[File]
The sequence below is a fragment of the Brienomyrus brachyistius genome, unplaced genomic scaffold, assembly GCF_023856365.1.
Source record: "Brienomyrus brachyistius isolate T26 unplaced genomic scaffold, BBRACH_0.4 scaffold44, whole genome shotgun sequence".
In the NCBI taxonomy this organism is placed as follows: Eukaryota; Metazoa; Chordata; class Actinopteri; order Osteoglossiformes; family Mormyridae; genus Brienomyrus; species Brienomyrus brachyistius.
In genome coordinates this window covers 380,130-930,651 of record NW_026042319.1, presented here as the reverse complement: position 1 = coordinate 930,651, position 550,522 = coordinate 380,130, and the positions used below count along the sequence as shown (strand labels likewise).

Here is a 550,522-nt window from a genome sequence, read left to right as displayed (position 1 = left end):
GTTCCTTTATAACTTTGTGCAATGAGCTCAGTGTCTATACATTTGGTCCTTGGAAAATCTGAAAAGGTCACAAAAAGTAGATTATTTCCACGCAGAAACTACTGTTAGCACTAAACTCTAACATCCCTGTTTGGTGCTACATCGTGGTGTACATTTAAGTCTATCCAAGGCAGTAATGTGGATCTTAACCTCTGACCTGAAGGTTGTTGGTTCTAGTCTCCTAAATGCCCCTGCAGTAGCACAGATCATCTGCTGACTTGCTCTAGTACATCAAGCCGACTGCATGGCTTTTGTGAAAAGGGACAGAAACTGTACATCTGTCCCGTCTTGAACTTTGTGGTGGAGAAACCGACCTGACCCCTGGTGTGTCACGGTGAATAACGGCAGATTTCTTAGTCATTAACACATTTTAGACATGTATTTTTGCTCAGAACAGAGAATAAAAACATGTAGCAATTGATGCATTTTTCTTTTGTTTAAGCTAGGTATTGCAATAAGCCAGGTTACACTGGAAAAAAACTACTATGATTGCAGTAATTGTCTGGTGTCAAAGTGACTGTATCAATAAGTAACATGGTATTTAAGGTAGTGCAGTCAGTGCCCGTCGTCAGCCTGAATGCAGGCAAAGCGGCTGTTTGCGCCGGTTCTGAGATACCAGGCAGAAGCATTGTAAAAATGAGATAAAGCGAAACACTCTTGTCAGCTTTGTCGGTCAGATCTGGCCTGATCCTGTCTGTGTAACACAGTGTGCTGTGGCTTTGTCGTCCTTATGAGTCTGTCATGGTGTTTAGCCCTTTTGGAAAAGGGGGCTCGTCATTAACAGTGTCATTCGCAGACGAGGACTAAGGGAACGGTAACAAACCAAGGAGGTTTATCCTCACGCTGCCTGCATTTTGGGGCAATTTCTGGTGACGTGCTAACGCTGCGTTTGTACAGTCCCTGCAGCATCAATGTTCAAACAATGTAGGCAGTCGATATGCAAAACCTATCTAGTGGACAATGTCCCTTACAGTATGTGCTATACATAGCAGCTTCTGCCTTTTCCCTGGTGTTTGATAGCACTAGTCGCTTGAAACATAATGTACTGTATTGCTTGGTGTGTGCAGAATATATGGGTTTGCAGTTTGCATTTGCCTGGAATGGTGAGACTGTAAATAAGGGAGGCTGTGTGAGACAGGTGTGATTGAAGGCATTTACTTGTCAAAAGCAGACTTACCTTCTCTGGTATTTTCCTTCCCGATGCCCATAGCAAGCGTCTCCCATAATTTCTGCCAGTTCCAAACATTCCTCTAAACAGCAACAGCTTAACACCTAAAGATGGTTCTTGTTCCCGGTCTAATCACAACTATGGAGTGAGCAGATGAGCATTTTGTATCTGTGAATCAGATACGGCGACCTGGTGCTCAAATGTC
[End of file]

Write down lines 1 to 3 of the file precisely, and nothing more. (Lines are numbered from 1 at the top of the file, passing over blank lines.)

The sequence below is a fragment of the Brienomyrus brachyistius genome, unplaced genomic scaffold, assembly GCF_023856365.1.
Source record: "Brienomyrus brachyistius isolate T26 unplaced genomic scaffold, BBRACH_0.4 scaffold44, whole genome shotgun sequence".
In the NCBI taxonomy this organism is placed as follows: Eukaryota; Metazoa; Chordata; class Actinopteri; order Osteoglossiformes; family Mormyridae; genus Brienomyrus; species Brienomyrus brachyistius.